Slemon, G. R. (1994). On the design of high-performance surface-mounted PM motors. IEEE Transactions on Industry Applications, 30(1), 134–140. doi:10.1109/28.273631

If you can't get acccess, this paper here explains the approach used briefly, and is freely downloadable:
https://ietresearch.onlinelibrary.wiley ... .2016.0179
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The values for airgap flux and linear current density are tricky to understand, but at least the general relationship is there, so you can figure out the overall trend.

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spinningmagnets   100 GW

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Re: Stator/magnet swept area

Post by spinningmagnets » Apr 08 2021 2:52pm

The entire swept face of the rotor and stator of an axial-flux can be working magnets plus electro-magnet material, but the motor mass near the center has trouble shedding heat. If width isn't a problem, you can stack more stators and rotors on the same shaft.

Zero motorcycles started out with Motenergy axial-flux motors, one rotor and two stators. Liquid cooling could not meet ther cost and reliability goals, so motor was to be air-cooled.

In the amount of space allotted for motor volume, they ended up with an inrunner radial flux, because it passively shed heat well. The highest possible temporary peak power was adequate on a light motorcycle, and continuous power at heat-shedding stasis was acceptable.

That being said, the radial-flux has a lot of unused air-space at its center.

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spinningmagnets   100 GW

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Re: Stator/magnet swept area

Post by spinningmagnets » Apr 08 2021 2:59pm

If you confine yourself to radial-flux in-runners, like the popular Leaf 35mm, MXUS 45mm, and QS 50mm wide stator examples, I agree that swept face area is a good indicator of power potential, if all other factors are the same. (These three examples use the same 205mm diameter lamination stacks)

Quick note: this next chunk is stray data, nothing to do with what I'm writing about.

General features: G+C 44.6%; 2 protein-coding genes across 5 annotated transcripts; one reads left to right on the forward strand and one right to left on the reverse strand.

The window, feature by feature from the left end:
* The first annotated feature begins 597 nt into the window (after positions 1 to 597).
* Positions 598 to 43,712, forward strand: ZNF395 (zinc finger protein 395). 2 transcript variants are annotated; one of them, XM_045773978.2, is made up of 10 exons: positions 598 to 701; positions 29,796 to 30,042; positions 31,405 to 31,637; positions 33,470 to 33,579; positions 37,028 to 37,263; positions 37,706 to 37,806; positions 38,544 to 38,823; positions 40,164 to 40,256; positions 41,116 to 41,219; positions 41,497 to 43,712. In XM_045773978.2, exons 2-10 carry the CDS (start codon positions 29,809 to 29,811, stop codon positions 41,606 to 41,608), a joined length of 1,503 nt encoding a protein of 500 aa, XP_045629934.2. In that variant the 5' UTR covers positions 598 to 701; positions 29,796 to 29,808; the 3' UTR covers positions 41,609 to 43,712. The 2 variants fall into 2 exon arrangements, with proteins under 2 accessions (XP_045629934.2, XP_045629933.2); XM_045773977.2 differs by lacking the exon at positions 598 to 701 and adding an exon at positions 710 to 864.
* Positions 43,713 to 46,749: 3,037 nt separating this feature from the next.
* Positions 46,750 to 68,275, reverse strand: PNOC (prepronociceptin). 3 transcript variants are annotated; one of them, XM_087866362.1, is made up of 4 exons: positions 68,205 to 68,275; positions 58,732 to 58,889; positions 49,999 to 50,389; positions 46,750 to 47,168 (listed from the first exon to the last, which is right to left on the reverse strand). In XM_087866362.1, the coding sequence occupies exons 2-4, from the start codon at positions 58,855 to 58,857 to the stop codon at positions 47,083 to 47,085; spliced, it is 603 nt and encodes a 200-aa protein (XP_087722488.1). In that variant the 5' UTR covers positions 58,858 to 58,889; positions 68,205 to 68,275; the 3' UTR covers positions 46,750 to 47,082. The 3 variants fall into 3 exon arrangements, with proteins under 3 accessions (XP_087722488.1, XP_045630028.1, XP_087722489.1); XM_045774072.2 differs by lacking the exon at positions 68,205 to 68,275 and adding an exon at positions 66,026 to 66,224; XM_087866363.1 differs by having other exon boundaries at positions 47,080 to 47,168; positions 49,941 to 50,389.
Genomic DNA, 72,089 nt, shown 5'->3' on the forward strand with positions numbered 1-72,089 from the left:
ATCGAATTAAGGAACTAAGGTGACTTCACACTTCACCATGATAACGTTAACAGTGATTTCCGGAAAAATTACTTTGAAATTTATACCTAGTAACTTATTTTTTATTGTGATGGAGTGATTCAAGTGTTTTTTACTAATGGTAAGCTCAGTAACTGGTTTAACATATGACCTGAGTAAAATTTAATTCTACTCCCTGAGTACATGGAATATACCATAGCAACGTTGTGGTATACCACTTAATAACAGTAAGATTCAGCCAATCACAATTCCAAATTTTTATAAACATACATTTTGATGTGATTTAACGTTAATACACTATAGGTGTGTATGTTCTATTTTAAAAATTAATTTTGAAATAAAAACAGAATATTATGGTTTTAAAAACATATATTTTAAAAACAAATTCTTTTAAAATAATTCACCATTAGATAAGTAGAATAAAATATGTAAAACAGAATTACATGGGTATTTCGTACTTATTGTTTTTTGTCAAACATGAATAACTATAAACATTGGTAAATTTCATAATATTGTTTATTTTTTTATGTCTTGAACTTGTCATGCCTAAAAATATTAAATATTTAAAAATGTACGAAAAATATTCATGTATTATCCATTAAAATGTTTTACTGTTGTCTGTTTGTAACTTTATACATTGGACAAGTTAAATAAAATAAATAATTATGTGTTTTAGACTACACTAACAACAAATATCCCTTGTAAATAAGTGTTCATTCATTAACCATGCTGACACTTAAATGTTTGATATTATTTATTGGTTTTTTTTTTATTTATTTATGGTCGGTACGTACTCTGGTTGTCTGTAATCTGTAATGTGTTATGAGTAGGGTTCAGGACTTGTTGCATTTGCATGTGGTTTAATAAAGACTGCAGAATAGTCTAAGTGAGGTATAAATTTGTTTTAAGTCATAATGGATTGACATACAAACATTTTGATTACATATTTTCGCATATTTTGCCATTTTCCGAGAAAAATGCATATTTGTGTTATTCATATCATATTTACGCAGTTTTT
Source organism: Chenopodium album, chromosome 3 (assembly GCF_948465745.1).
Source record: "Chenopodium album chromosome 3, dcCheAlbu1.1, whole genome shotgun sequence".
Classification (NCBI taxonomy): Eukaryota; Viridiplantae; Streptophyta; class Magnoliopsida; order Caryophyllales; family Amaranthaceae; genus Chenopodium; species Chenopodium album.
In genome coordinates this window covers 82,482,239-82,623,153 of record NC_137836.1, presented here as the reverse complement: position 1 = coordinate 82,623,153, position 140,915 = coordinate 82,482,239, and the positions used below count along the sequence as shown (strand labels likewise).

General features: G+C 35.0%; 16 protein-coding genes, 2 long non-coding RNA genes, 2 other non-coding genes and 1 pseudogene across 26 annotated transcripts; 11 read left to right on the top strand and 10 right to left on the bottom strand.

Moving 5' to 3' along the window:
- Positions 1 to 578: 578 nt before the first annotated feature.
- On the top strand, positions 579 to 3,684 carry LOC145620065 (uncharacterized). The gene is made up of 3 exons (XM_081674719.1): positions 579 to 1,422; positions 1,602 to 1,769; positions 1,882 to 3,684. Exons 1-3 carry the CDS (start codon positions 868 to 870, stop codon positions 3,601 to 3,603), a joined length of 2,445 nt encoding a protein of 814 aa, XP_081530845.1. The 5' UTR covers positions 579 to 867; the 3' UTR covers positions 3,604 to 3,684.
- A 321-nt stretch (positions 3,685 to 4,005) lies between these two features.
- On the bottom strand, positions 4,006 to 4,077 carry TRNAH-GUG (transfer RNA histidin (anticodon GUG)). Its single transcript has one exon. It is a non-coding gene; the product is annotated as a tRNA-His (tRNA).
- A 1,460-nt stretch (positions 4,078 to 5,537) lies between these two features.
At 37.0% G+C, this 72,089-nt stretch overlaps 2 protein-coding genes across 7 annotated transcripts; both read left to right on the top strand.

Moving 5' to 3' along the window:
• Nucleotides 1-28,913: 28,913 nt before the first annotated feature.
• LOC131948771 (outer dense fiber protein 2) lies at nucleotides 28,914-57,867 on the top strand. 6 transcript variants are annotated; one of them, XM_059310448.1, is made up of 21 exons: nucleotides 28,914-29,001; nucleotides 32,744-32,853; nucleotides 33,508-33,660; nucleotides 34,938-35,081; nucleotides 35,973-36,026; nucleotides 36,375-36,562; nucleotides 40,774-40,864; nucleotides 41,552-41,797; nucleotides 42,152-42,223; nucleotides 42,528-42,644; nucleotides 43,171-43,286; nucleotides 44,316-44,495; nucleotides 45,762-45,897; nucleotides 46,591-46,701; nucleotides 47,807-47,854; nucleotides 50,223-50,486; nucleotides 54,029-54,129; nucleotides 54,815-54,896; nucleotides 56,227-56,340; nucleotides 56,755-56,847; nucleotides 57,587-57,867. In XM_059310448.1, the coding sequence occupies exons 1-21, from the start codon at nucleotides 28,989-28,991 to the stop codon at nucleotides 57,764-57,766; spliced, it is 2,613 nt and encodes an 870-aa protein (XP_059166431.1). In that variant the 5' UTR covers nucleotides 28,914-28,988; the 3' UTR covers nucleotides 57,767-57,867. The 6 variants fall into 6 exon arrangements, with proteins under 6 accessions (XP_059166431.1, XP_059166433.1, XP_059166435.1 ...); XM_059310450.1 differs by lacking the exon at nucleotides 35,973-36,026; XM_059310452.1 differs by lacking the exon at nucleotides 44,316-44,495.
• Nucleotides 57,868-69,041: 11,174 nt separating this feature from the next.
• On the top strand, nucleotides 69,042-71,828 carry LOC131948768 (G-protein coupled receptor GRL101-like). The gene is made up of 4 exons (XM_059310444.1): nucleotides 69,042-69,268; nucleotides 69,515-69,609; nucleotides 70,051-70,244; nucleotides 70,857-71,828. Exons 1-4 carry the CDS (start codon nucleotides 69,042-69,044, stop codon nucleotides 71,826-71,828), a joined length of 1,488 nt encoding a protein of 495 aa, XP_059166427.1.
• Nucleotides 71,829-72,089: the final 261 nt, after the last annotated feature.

The copper mass of the motor has an effect, but that is usually scaled in ratio with the swept face area.

Direct drive motors like this can take a LOT of peak amps for a short while, and any improvements you make that help heat-shedding will lengthen the amount of time you can use max amps. Ferro-fluid is cheap and it is a huge benefit to heat-shedding.

thepronghorn   1 kW

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Re: Stator/magnet swept area

Post by thepronghorn » Apr 08 2021 4:12pm

Power is torque*rpm.

For torque, you're missing that the airgap area is only proportional to force. This force has to be multiplied by airgap radius to get torque.

Another quick benchmark you can use for torque performance is the "motor constant" (Km) which is Kt/sqrt(phase resistance). It is proportional to "torque per watt of copper loss". So a motor with twice the Km will make twice the torque for the same copper loss.

larsb   10 MW

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Re: Stator/magnet swept area

Post by larsb » Apr 09 2021 2:22am

The values for airgap flux and linear current density are tricky to understand, but at least the general relationship is there, so you can figure out the overall trend.
Units need to be looked at so that they all go together but this is what i would do to estimate a motor from scratch from the equation:

Torque is force x lever
Torque lever r

Force is area x force per area
Airgap area 2*pi*r*l

Flux and resulting force per area are the difficult ones but could be estimated:
Airgap flux b can be calculated in a free program like FEMM or even estimated with one of the online magnet calculators like the one on k&j magnetics site

Linear current density represents the coil field, a simple estimation can be done from the saturation point of the lamination steel multiplied with the tooth neck area.

With some unit checks and possibly conversions you have the max torque but only for one position where angle between fields is 90 degrees (sin90=1 for max). Estimate that torque ripple lowers average max torque by 10% then the sin factor can be replaced with 0.9

Done :D

Note that this gives an estimation of max torque at start of steel saturation. Motors are driven above this point by the hotrodders and it’s not the absolute max torque. Also note that motor will not be able to output this torque for longer term. How long depends on cooling, thermal weight and efficiency and they are a bit harder to estimate.